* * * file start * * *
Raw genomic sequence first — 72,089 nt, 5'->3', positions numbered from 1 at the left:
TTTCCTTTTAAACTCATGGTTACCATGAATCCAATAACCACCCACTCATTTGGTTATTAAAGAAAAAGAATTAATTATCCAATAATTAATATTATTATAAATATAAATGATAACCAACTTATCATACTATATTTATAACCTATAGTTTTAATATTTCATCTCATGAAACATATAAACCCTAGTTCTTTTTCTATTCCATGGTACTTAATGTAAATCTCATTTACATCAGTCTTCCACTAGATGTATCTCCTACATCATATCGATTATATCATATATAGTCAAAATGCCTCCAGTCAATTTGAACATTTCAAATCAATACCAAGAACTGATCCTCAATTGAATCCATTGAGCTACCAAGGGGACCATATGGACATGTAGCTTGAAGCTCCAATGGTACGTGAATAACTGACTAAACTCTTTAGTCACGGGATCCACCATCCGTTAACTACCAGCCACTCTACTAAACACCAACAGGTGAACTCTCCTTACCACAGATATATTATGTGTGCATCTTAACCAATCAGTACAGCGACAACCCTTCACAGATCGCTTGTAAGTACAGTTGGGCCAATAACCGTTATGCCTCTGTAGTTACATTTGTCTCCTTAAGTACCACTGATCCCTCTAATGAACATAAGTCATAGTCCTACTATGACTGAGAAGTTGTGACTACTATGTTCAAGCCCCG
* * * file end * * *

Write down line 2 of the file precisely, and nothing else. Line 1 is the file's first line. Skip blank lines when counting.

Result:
TTTCCTTTTAAACTCATGGTTACCATGAATCCAATAACCACCCACTCATTTGGTTATTAAAGAAAAAGAATTAATTATCCAATAATTAATATTATTATAAATATAAATGATAACCAACTTATCATACTATATTTATAACCTATAGTTTTAATATTTCATCTCATGAAACATATAAACCCTAGTTCTTTTTCTATTCCATGGTACTTAATGTAAATCTCATTTACATCAGTCTTCCACTAGATGTATCTCCTACATCATATCGATTATATCATATATAGTCAAAATGCCTCCAGTCAATTTGAACATTTCAAATCAATACCAAGAACTGATCCTCAATTGAATCCATTGAGCTACCAAGGGGACCATATGGACATGTAGCTTGAAGCTCCAATGGTACGTGAATAACTGACTAAACTCTTTAGTCACGGGATCCACCATCCGTTAACTACCAGCCACTCTACTAAACACCAACAGGTGAACTCTCCTTACCACAGATATATTATGTGTGCATCTTAACCAATCAGTACAGCGACAACCCTTCACAGATCGCTTGTAAGTACAGTTGGGCCAATAACCGTTATGCCTCTGTAGTTACATTTGTCTCCTTAAGTACCACTGATCCCTCTAATGAACATAAGTCATAGTCCTACTATGACTGAGAAGTTGTGACTACTATGTTCAAGCCCCG